2000+ immigrant detainees on hungerstrike, Arpaio orders jail lockdown

Posted by admin on May 20th, 2009

ACLU Condemns Jail Lockdown As Retaliation for Protected Speech
PHOENIX – The American Civil Liberties Union of Arizona today condemned the on-going lockdown at three Maricopa County jails, saying Maricopa County Sheriff Joe Arpaio’s decision to suspend visitation and access to television and phone calls was a thinly veiled effort to chill the inmates’ exercise of free speech rights. “It is unconscionable that these inmates – many of whom have not been convicted of a crime – are being punished simply for protesting the inhumane conditions in Maricopa County jails,” said Alessandra Soler Meetze, executive director of the ACLU of Arizona. “This has turned into a real crisis. Rather than addressing it, Arpaio is retaliating against the inmates for attempting to send a message to the outside world.”

The hunger strike, which began last week with a few hundred protesters, has now grown to include between one to two thousand inmates. The ACLU said that a hunger strike can be considered protected speech under the First Amendment if it was intended to convey a particularized message. Since that is clearly the case in this instance, inmates cannot be subjected to adverse action by jail officials simply for exercising that right. Although Arpaio claimed the lockdown was in response to security concerns, his public statements confirm his retaliatory motive. He was quoted in Monday’s Arizona Republic promising to continue the lockdown until “they start eating again.”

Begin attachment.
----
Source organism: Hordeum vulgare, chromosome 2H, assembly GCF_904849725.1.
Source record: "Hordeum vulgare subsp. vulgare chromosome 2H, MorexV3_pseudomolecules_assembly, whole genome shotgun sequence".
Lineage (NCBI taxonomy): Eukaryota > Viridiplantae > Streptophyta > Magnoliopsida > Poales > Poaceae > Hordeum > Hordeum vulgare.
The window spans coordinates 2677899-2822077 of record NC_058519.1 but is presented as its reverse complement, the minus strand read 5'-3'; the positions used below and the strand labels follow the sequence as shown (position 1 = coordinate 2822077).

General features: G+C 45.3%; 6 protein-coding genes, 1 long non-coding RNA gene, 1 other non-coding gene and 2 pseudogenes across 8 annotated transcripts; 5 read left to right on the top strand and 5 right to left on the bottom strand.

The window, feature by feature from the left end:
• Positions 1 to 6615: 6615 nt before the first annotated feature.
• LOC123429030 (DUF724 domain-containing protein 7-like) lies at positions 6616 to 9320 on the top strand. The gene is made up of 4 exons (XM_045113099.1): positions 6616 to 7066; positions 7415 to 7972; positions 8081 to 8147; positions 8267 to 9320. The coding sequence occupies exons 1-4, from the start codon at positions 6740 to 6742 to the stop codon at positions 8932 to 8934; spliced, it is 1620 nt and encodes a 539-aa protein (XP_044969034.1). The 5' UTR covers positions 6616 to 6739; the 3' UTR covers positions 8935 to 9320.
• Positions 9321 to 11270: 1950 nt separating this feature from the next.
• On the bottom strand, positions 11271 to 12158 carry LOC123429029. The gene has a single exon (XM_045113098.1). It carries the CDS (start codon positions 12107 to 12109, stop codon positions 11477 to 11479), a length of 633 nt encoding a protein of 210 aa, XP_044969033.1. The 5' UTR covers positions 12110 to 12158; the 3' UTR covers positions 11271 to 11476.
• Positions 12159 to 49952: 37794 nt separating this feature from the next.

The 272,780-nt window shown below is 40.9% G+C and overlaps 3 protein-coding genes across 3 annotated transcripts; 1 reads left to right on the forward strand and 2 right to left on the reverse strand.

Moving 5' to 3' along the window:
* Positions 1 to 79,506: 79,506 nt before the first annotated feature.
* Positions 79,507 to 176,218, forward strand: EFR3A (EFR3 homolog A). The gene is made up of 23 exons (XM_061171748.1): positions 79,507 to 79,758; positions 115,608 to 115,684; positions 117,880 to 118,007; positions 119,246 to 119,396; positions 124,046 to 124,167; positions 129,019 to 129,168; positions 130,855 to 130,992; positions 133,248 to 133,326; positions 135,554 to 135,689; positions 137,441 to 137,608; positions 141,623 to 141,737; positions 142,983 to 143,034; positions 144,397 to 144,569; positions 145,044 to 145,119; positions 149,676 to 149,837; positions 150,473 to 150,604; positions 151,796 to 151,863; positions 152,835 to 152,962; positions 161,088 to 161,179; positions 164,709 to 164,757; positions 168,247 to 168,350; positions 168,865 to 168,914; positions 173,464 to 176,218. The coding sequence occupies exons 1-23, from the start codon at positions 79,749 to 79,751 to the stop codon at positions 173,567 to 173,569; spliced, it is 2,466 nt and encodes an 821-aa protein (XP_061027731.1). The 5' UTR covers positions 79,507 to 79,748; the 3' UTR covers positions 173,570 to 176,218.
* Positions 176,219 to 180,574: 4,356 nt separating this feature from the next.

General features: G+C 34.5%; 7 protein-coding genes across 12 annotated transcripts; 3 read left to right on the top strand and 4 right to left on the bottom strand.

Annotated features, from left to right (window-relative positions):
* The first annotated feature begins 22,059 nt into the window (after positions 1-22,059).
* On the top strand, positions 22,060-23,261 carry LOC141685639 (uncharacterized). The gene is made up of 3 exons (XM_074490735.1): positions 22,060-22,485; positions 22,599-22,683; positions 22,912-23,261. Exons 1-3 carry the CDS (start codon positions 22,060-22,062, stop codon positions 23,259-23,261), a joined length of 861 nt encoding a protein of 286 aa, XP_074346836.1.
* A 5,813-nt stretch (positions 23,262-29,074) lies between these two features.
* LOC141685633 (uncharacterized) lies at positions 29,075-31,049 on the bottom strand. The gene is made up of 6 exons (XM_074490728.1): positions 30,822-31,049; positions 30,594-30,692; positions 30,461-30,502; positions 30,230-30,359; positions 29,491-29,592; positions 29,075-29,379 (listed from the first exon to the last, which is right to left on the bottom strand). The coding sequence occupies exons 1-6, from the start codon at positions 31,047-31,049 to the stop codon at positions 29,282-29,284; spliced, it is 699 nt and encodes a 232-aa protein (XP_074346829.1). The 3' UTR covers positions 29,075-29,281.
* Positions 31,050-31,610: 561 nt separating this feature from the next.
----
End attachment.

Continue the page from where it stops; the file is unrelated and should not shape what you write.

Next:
Food quality was one of numerous deficiencies cited in a federal lawsuit filed by the ACLU challenging inhumane conditions at MCSO jails. In October, U.S. District Court Judge Neil Wake ruled that Arpaio’s failure to provide adequate nutritional food violates the constitutional rights of pre-trial detainees. Wake ordered Arpaio to provide food to pre-trial detainees that meets or exceeds the United States Department of Agriculture’s dietary guidelines.

“We are committed to upholding the federal injunction that we won last fall against Sheriff Arpaio.” said Margaret Winter, Associate Director of the ACLU National Prison Project and the ACLU’s lead attorney on the case. “We’re not going to allow Arpaio to get away with violating a federal court order and the constitutional rights of thousands of detainees.”

“Refusing food, even bad food, is not a decision that people make lightly; the breadth and persistence of this hunger strike is disturbing and suggests that there remain serious problems with the food,” added Meetze. “Arpaio’s failure to address these problems is jeopardizing the health and safety of prisoners and creating an even greater security threat at MCSO jails.”

Attorneys representing pre-trial detainees who are part of the on-going federal court case will continue to monitor conditions at MCSO jails.

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